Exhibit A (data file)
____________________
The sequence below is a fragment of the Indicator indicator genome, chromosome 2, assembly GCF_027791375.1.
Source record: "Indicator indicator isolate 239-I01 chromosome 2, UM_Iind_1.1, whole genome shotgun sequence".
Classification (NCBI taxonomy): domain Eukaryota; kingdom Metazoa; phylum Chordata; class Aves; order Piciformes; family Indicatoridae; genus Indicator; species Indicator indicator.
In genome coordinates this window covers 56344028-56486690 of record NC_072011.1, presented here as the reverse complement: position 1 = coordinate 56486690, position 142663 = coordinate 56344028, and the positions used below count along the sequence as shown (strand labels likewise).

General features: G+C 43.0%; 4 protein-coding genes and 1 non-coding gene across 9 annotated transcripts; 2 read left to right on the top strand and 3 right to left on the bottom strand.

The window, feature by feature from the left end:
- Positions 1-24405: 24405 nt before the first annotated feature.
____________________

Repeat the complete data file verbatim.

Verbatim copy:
The sequence below is a fragment of the Indicator indicator genome, chromosome 2, assembly GCF_027791375.1.
Source record: "Indicator indicator isolate 239-I01 chromosome 2, UM_Iind_1.1, whole genome shotgun sequence".
Classification (NCBI taxonomy): domain Eukaryota; kingdom Metazoa; phylum Chordata; class Aves; order Piciformes; family Indicatoridae; genus Indicator; species Indicator indicator.
In genome coordinates this window covers 56344028-56486690 of record NC_072011.1, presented here as the reverse complement: position 1 = coordinate 56486690, position 142663 = coordinate 56344028, and the positions used below count along the sequence as shown (strand labels likewise).

General features: G+C 43.0%; 4 protein-coding genes and 1 non-coding gene across 9 annotated transcripts; 2 read left to right on the top strand and 3 right to left on the bottom strand.

The window, feature by feature from the left end:
- Positions 1-24405: 24405 nt before the first annotated feature.